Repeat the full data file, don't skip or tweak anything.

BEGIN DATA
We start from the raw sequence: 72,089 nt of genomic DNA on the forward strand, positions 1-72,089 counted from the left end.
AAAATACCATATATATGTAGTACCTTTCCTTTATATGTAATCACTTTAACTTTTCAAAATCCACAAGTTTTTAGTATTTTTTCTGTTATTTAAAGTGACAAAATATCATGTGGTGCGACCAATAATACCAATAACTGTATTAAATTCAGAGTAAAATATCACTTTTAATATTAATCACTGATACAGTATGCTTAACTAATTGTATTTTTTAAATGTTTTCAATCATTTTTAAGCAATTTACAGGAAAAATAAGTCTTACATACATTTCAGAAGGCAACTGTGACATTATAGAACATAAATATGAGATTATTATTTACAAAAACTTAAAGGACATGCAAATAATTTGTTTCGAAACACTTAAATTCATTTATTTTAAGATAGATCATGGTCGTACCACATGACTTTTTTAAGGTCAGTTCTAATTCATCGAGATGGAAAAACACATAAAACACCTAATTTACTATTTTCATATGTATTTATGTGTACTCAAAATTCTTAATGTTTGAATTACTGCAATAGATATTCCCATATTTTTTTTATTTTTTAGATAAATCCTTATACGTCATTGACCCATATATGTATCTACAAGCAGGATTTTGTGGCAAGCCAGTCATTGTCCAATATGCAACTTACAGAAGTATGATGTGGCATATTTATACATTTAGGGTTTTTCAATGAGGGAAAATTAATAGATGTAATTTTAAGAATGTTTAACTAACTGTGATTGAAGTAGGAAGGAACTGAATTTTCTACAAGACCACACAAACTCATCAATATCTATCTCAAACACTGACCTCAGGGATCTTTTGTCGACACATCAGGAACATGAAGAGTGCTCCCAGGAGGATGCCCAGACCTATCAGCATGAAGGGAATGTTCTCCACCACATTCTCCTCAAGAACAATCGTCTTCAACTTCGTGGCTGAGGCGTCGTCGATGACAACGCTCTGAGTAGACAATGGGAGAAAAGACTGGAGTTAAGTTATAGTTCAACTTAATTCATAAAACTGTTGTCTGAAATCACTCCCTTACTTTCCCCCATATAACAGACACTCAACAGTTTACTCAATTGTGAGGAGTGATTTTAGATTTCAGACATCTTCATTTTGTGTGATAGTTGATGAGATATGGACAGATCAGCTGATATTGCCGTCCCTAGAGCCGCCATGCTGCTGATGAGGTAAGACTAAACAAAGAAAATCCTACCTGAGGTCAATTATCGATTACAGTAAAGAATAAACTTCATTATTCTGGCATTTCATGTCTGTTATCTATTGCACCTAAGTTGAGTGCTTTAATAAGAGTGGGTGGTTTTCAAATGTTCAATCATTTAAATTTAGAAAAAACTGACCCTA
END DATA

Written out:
We start from the raw sequence: 72,089 nt of genomic DNA on the forward strand, positions 1-72,089 counted from the left end.
AAAATACCATATATATGTAGTACCTTTCCTTTATATGTAATCACTTTAACTTTTCAAAATCCACAAGTTTTTAGTATTTTTTCTGTTATTTAAAGTGACAAAATATCATGTGGTGCGACCAATAATACCAATAACTGTATTAAATTCAGAGTAAAATATCACTTTTAATATTAATCACTGATACAGTATGCTTAACTAATTGTATTTTTTAAATGTTTTCAATCATTTTTAAGCAATTTACAGGAAAAATAAGTCTTACATACATTTCAGAAGGCAACTGTGACATTATAGAACATAAATATGAGATTATTATTTACAAAAACTTAAAGGACATGCAAATAATTTGTTTCGAAACACTTAAATTCATTTATTTTAAGATAGATCATGGTCGTACCACATGACTTTTTTAAGGTCAGTTCTAATTCATCGAGATGGAAAAACACATAAAACACCTAATTTACTATTTTCATATGTATTTATGTGTACTCAAAATTCTTAATGTTTGAATTACTGCAATAGATATTCCCATATTTTTTTTATTTTTTAGATAAATCCTTATACGTCATTGACCCATATATGTATCTACAAGCAGGATTTTGTGGCAAGCCAGTCATTGTCCAATATGCAACTTACAGAAGTATGATGTGGCATATTTATACATTTAGGGTTTTTCAATGAGGGAAAATTAATAGATGTAATTTTAAGAATGTTTAACTAACTGTGATTGAAGTAGGAAGGAACTGAATTTTCTACAAGACCACACAAACTCATCAATATCTATCTCAAACACTGACCTCAGGGATCTTTTGTCGACACATCAGGAACATGAAGAGTGCTCCCAGGAGGATGCCCAGACCTATCAGCATGAAGGGAATGTTCTCCACCACATTCTCCTCAAGAACAATCGTCTTCAACTTCGTGGCTGAGGCGTCGTCGATGACAACGCTCTGAGTAGACAATGGGAGAAAAGACTGGAGTTAAGTTATAGTTCAACTTAATTCATAAAACTGTTGTCTGAAATCACTCCCTTACTTTCCCCCATATAACAGACACTCAACAGTTTACTCAATTGTGAGGAGTGATTTTAGATTTCAGACATCTTCATTTTGTGTGATAGTTGATGAGATATGGACAGATCAGCTGATATTGCCGTCCCTAGAGCCGCCATGCTGCTGATGAGGTAAGACTAAACAAAGAAAATCCTACCTGAGGTCAATTATCGATTACAGTAAAGAATAAACTTCATTATTCTGGCATTTCATGTCTGTTATCTATTGCACCTAAGTTGAGTGCTTTAATAAGAGTGGGTGGTTTTCAAATGTTCAATCATTTAAATTTAGAAAAAACTGACCCTA